Democratic presidential hopefuls Representative for Hawaii Tulsi Gabbard and California Senator Kamala Harris (SAUL LOEB/AFP via Getty Images/Salon)

Decoding Harris v. Gabbard, round 2: Democrats' back-to-the-future Obama hunt continues

After an explosive day in Washington, Democrats had a debate in Atlanta. Can they recreate 2008? Maybe not quite


Andrew O'Hehir
November 21, 2019 11:00AM (UTC)

Maybe this was exactly what the Democrats needed at the end of an explosive day of testimony in the impeachment hearings on Capitol Hill: a relatively frictionless debate which adequately made the point that virtually all of the 10 candidates assembled on stage in Atlanta — we can agree to disagree on the precise number! — would be better at presidenting than You Know Who.

On the other hand, maybe it wasn’t. Wednesday night’s debate, the eleventy-first in a series of seventy kajillion, did little or nothing to winnow the field or create a clear frontrunner or any of that “horse race” stuff many of us pretend not to care about while checking the RealClearPolitics average twice a day. If anything, it might have flattened out the Democratic race a little, since the principal dynamic in Atlanta was about also-ran candidates trying to make themselves seem like plausible contenders. 

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Joe Biden, Elizabeth Warren, Bernie Sanders and Pete Buttigieg all avoided attacking each other. At least until Biden’s embarrassing flub when he claimed to have been endorsed by the only African-American woman ever to serve in the Senate — while he was standing next to Kamala Harris — none suffered any major damage. Right at the end of the evening, Buttigieg became the target of a strange tag-team attack by Amy Klobuchar and Tulsi Gabbard, two women who will likely pretend not to know each other at the congressional Christmas party. Since even now, an hour later, I can’t remember what the so-called substance was, it probably made no difference.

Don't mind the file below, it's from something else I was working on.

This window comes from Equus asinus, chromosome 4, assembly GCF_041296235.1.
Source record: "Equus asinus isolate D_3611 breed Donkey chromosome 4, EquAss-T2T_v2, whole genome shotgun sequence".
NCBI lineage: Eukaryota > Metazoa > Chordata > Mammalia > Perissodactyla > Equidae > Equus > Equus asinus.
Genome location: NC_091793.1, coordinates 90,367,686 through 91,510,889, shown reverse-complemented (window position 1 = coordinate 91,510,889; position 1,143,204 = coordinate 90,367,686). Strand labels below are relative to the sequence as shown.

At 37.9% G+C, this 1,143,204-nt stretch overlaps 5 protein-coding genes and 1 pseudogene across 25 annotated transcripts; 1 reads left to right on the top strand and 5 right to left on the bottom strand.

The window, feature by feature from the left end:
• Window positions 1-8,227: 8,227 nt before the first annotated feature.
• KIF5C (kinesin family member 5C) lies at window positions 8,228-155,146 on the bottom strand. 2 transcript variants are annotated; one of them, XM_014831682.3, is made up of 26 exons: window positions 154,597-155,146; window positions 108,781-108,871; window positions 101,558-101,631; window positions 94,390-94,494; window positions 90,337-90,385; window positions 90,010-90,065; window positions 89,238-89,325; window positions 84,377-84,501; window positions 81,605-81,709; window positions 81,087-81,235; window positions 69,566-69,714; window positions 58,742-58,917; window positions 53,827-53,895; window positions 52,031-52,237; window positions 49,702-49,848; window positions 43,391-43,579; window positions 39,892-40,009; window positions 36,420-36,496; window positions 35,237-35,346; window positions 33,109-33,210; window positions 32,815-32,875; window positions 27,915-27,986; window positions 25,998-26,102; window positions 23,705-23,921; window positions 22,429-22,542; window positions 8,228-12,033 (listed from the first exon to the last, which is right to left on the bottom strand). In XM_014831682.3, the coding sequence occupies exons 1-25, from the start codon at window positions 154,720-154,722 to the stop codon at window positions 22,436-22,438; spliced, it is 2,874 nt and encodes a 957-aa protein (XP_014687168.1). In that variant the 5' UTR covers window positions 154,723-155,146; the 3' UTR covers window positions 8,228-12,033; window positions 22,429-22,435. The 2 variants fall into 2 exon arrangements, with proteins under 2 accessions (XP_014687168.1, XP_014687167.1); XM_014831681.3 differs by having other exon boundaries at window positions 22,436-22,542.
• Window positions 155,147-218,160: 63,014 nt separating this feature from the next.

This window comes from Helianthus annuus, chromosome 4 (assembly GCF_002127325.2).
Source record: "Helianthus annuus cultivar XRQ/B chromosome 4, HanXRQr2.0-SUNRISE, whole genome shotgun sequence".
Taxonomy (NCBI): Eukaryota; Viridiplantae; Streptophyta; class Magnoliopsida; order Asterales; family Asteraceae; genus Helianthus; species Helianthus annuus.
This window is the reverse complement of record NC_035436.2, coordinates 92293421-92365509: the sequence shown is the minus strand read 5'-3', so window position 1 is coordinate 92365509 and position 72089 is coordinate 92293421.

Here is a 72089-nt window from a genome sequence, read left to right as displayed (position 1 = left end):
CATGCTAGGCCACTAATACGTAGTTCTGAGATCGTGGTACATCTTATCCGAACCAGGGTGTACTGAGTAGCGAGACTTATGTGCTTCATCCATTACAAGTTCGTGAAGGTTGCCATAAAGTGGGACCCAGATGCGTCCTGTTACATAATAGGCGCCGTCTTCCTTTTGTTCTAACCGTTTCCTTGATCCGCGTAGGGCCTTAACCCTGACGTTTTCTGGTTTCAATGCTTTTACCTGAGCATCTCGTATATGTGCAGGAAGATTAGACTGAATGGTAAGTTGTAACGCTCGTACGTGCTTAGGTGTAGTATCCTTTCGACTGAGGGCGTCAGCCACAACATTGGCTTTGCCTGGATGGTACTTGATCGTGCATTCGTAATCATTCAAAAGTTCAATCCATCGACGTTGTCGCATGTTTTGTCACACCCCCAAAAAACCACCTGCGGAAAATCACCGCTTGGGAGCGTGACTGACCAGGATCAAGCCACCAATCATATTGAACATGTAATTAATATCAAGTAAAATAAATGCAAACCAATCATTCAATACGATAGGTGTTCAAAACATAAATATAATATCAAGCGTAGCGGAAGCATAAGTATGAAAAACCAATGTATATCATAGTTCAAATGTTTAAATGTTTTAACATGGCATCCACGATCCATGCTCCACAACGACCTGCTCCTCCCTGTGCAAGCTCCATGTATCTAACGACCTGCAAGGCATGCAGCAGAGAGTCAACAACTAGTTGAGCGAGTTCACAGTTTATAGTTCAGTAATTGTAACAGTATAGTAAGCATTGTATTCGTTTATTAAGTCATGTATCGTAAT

Of that leader-board group, I thought Sanders had the best night. Bernie looks a bit older and has turned down the volume a bit since his recent heart attack, but his vigor is undimmed. An issue that was a distinct weakness in his 2016 campaign, foreign policy, has become perhaps his greatest strength. Most Democrats still mouth the most banal Washington-consensus platitudes about global affairs or simply skate past them, but Sanders can offer a highly developed critique of U.S. foreign policy that echoes two divergent examples: Barack Obama in 2008 and George McGovern in 1972. He’s the only candidate even remotely willing to challenge our abject failure to address the Israeli-Palestinian question, perhaps because it’s difficult to label him an anti-Semite. (Which is not to say people aren’t trying.)

I have no confidence any of that matters; the people likely to vote for Sanders on that basis are already doing so. A large proportion of American voters, including liberals and Democrats, don’t exactly believe the outside world exists, or view it as a set of abstract problems that the U.S. must either solve with bombs or walk away from.

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Oddly enough, foreign policy was the nominal ground for the night’s supposed headline moment, a heated exchange between Harris and Gabbard that offered a rematch of their encounter a few months ago — the one that appeared to end Harris’ brief run as a “top-tier candidate.” (I continue to believe that the fact Harris petulantly described herself that way after that debate was more damaging than the hammer-blows she absorbed from Gabbard during it.)